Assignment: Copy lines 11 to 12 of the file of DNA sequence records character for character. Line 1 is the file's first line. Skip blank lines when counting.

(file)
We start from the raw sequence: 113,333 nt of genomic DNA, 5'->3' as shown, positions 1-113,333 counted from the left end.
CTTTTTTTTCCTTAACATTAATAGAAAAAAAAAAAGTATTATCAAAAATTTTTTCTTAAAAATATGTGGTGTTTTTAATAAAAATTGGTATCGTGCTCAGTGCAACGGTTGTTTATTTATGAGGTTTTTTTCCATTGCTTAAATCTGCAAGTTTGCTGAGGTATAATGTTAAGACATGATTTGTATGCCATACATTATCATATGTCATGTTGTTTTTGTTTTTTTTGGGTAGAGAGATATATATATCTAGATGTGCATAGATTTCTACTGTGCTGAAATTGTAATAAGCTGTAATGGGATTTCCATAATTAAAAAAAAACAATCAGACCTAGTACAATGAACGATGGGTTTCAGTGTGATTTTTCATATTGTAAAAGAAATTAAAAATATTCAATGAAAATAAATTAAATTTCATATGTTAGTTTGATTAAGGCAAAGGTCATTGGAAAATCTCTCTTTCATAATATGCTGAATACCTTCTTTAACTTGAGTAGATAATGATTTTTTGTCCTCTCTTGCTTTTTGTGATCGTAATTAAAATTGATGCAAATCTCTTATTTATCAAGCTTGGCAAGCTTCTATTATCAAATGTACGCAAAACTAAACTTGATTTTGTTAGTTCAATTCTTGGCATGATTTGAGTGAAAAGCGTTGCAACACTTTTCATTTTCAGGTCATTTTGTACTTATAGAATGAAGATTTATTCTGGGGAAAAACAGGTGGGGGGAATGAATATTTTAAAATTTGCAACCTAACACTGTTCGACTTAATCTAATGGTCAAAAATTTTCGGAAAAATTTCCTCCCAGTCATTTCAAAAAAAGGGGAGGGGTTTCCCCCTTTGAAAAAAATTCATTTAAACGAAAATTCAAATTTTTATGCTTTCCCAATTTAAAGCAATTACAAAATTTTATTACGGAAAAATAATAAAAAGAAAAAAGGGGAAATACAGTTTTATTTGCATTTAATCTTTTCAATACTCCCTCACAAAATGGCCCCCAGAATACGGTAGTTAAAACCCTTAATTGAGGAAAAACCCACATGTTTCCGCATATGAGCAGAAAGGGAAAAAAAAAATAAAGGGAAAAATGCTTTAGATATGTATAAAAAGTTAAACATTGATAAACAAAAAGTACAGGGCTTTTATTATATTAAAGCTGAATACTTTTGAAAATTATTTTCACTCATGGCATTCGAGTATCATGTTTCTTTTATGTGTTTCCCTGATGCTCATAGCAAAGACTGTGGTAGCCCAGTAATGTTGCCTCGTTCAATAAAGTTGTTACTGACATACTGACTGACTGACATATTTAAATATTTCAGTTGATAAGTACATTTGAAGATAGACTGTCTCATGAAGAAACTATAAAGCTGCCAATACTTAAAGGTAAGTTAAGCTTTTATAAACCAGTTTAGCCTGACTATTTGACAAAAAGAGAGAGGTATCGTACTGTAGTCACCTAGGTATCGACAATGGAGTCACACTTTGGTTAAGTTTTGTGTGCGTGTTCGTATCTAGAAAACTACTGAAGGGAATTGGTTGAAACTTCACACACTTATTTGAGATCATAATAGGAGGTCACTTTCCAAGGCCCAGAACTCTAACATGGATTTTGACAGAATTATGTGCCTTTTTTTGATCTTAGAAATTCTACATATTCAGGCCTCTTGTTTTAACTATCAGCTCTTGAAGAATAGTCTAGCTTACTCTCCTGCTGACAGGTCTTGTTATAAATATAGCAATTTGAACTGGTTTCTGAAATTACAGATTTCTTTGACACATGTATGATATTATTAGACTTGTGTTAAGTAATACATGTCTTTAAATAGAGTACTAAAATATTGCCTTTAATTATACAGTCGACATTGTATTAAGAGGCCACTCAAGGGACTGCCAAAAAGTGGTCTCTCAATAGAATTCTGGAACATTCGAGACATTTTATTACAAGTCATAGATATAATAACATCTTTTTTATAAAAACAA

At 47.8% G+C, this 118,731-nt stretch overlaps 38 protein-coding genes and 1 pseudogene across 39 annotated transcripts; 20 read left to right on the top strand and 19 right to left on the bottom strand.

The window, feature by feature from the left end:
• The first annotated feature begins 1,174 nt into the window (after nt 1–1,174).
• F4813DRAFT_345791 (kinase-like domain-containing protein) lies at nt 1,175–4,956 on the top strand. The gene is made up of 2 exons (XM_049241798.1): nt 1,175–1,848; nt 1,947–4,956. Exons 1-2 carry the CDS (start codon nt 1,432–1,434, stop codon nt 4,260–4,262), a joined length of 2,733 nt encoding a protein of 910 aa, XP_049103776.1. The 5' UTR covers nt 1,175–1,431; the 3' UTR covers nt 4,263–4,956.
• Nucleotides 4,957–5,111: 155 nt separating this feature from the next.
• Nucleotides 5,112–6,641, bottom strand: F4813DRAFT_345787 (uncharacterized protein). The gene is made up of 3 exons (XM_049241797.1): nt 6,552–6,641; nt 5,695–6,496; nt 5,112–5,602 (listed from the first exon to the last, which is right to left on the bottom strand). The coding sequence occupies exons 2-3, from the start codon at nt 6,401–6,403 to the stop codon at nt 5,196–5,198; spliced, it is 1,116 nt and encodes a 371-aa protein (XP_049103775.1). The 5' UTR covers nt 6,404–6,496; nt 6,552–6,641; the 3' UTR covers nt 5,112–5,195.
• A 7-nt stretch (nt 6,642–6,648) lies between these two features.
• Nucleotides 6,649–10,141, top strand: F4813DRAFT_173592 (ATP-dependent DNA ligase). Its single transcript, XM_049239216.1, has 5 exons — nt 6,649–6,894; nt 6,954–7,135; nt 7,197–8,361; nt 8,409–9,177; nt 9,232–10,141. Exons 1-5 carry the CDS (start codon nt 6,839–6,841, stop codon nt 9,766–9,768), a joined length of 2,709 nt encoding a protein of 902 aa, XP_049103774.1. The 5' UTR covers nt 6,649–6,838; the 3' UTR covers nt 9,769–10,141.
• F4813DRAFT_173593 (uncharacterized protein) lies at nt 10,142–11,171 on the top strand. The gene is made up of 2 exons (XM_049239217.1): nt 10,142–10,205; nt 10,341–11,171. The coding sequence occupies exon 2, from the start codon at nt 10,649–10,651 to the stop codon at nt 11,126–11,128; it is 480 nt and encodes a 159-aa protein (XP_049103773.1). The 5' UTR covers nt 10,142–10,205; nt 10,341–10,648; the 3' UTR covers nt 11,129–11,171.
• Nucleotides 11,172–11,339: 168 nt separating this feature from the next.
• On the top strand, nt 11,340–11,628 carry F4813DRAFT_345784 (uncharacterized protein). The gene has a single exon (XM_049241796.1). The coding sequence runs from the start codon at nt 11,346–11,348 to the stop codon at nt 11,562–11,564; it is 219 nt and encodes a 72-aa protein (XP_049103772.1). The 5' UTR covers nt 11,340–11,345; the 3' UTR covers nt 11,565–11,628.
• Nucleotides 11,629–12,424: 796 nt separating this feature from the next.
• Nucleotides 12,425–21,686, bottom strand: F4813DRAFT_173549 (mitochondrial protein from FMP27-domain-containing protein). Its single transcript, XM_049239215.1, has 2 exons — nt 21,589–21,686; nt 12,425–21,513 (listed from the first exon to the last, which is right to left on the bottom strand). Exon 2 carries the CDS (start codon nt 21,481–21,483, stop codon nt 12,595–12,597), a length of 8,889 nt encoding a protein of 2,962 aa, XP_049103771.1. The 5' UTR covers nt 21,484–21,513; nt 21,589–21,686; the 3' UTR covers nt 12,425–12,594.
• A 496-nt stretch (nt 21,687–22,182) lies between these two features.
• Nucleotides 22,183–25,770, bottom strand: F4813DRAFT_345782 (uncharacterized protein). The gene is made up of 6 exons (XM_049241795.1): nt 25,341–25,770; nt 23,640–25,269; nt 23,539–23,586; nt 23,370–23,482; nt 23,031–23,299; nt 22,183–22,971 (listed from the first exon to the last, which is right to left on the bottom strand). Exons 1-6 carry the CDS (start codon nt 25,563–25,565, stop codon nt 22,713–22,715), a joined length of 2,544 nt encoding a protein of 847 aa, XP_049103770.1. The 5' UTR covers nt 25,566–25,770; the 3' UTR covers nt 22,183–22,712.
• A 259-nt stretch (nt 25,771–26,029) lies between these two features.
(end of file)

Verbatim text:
• F4813DRAFT_173593 (uncharacterized protein) lies at nt 10,142–11,171 on the top strand. The gene is made up of 2 exons (XM_049239217.1): nt 10,142–10,205; nt 10,341–11,171. The coding sequence occupies exon 2, from the start codon at nt 10,649–10,651 to the stop codon at nt 11,126–11,128; it is 480 nt and encodes a 159-aa protein (XP_049103773.1). The 5' UTR covers nt 10,142–10,205; nt 10,341–10,648; the 3' UTR covers nt 11,129–11,171.
• Nucleotides 11,172–11,339: 168 nt separating this feature from the next.